Let’s just start calling NYC the Green Apple.
Move over all you shiny new LEED-certified buildings.
There’s a new retrofit in town proving that some things just get better with age.
Like an 81-year old Art Deco landmark.
Sixty-five hundred new windows later (all built on site, how’s that for a short supply chain?), and a whole lot of other upgrades, the Empire State Building is now a case study for successful green retrofitting.
One year after the large-scale retrofitting project was completed, the Empire State Building has surpassed expectations and saved $2.4 million in energy costs. The building saved an estimated 4,000 metric tons of carbon, the equivalent carbon offset of a 750-acre pine forest.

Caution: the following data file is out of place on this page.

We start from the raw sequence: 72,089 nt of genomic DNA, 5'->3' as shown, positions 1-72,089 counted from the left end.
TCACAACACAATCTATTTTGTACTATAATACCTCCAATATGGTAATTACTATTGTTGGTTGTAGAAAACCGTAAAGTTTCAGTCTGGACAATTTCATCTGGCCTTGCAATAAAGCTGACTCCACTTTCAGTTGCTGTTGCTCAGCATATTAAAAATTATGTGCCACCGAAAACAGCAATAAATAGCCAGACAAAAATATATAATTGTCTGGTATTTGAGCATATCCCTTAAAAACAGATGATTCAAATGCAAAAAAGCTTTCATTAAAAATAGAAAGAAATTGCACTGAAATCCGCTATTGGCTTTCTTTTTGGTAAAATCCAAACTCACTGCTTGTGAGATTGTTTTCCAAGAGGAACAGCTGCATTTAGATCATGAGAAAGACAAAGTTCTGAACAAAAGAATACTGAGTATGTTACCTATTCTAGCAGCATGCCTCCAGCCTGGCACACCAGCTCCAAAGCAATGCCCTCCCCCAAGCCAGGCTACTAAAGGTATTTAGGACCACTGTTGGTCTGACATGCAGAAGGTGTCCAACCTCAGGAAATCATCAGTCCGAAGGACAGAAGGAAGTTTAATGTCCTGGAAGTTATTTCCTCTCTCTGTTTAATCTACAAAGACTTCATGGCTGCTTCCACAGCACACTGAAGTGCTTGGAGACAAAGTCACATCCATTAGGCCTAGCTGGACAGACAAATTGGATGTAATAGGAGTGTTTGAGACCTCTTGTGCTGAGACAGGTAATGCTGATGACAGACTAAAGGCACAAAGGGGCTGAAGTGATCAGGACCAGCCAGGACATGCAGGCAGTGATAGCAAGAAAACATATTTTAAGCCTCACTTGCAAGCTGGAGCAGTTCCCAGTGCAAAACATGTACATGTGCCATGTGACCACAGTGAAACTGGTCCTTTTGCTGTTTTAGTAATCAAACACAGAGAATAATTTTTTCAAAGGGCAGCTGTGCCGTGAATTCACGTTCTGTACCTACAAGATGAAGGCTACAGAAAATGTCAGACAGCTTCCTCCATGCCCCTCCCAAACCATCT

The series of efficiency measures were accomplished through a partnership of the Clinton Climate Initiative, the building owners and a group of organizations including the Rocky Mountain Institute.
See that? Another multi-player partnership.
And what’s more, this project demonstrates ongoing potential for urban green retrofit projects.
According to the World Business Council for Sustainable Development, buildings are responsible for 40 percent of energy consumed in the U.S. In large cities like New York, commercial buildings make up 75 percent of energy used, meaning retrofit projects can have an even bigger impact. If every commercial building in New York City took on the upgrades that the Empire State Building has, carbon emissions would be reduced by 4 million tons – the equivalent of a typical coal-fired power plant.
Big fish make big waves. When large-scale properties like skyscrapers get greener, they reap huge cost, energy and carbon emission savings that benefit all of us.